Mention has been made already to the revolutions with which Otto had to deal. Attention must again be turned to them for Otto, in trying to establish his monarchical authority, was forced by them to turn his attention to matters of far greater import than the mere putting of relatives on the ducal thrones.

    The problem of the southern duchies was such that it led Otto into direct intervention in Italy as a solution, which in turn brought to him the crown of emperor.

    With the death of Henry I in 936, Otto was not only faced with revolution by dukes attempting to re-establish their power and independence but also the possibility of the southern duchies of Swabia and Bavaria strengthening their political power through interference in Italy.

    With the death of Rudolf of Burgundy in 936, Hugh of Italy attempted to gain both Provence and upper Burgundy through marriage to Rudolf's widow and through the marriage of his son to Rudolf's daughter, Adelaide.

    Otto, seeing the danger to his kingdom, invaded Burgundy on the pretext of protecting Rudolf's son, Conrad, who was now given an education in Germany and then restored to Burgundy as a vassal of Otto, although Burgundy and Germany were not formally united.

    Otto, viewing Hugh as a danger, watched his movements so as to prevent him consolidate his power. When Hugh gained the Lombard crown, Otto attempted to create a balance by supporting Hugh's rival, Berengar, who became a vassal of Otto and in 945 attacked Hugh.

    In a campaign in 950, Hugh and his son were killed. But, with Hugh out of the way, Berengar immediately attempted to gain his throne and at the same time the duke of Swabia, his son, Liudolf, decided to interfere in Italy in the hopes of gaining power and territory through Italy's weakness.

    See:
  • G Barraclough, The Origins of Modern Germany (Oxford, 1972), pp48-51.
  • The situation was perilous for Otto's German kingdom, for if the southern dukes were successful, they would have created a permanent division of north and south Germany. At the same time, Otto did not want Berengar, supposedly his vassal, consolidating his power.

    Adelaide called upon Otto to deliver her from Berengar who, she said, had usurped her rights. Otto had no wish to see Berengar marry Adelaide, for this would give him rival rights to Burgundy should anything happen to Conrad. Otto's authority and kingdom in Germany stood to be weakened unless he intervened in Italy.

    See:
  • P Hughes, A History of the Church, Vol 2 (London, 1961), pp192-4;

  • Barraclough, The Origins of Modern Germany, p52.
  • In 951, Otto marched on Italy, took the Lombard crown and married Adelaide. At this stage, Otto thought of taking the imperial crown as well and requested it of the Pope. Things were not ready for him to take it, however.

    In Rome, the Pope was under the control of Alberic, as the Papacy had for over half a century been under Alberic's mother, Marozia and his grandfather, Theophylact. His aim was to build up a secular principality in Rome under a Papal Patrimony and therefore he would prevent a revival of the Empire because an empire would be his rival.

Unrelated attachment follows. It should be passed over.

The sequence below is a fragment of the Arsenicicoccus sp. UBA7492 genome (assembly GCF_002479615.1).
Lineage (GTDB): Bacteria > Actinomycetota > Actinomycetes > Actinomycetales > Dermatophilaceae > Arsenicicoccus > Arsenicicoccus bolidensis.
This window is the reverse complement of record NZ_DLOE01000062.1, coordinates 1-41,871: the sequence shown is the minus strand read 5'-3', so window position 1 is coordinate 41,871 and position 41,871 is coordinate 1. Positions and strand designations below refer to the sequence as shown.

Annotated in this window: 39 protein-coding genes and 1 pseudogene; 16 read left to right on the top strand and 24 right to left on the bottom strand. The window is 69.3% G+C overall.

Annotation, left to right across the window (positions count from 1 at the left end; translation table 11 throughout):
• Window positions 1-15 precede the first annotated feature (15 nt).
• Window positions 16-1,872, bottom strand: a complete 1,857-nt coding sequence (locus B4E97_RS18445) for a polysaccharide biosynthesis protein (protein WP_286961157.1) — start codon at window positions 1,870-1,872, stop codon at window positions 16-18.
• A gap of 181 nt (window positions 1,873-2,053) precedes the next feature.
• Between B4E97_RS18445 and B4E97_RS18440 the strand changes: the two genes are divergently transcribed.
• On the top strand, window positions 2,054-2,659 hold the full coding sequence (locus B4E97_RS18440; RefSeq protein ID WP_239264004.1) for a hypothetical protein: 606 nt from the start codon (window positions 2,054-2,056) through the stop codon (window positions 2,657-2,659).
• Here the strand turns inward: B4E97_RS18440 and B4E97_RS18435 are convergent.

On top of this, Otto's plans upset those of Liudolf who was angered at the preferential treatment given to Bavaria. He formed a conspiracy with Franconia, hoping for support from Berengar.

    This revolt and the civil was which ensued from 953 - 955, together with the last Magyar invasion, forced Otto to turn his attention away from Italy. It also forced him to recognise Berengar to whom he gave the Italian crown in return for a promise of allegiance.

    See:
  • Barraclough, The Origins of Modern Germany, p53.
  • With Otto involved elsewhere, Berengar was again free to press for his ambitions, to break free of German control and to conquer Rome. By this time Alberic's son was on the Papal throne as John XII and ruler of Italy.

    He now called upon Otto to rescue him and, finding himself in a similar position to Charlemagne, Otto could not refuse. By this stage, he had restored order in Germany and had annihilated the Magyars at Lechfield.

    In 961 therefore he again turned to Italy, expelling Berengar and taking the Italian crown for himself. He continued to Rome and this time there was nothing in the way of his taking the imperial crown; in 962 he was crowned emperor by the Pope.

    In defence of Otto's Italian and imperial policy, intervention must have appeared to Otto as the most practical solution to the threat to his authority and kingdom that the southern duchies and Italy held. He had to prevent the strengthening of the southern duchies at the expense of Italy and, indirectly, Germany.

    If Otto did not control Italy, then the southern duchies would and that would be in opposition to his kingdom. He also saw the need for maintaining a balance in Italy to prevent Italy from becoming a rival and a danger to his Germanic kingdom.

    He had to prevent the widow Adelaide from falling into the hands of an opportunist with the possibility then of uniting Lombardy and Burgundy. Otto had built himself the reputation of being the defender of the faith: as such could he refuse to rescue the Pope when called to do so?

    Church policy demanded this last of Otto. Otto had established his authority in Germany largely through the aid of the church. For this, he needed the Pope's co-operation.

    If the Pope fell into the hands of a serious rival, Otto's authority in Germany could have been weakened and, on the other hand, with the creation of closer relations with the Pope, Otto's control of the church in turn could be tightened.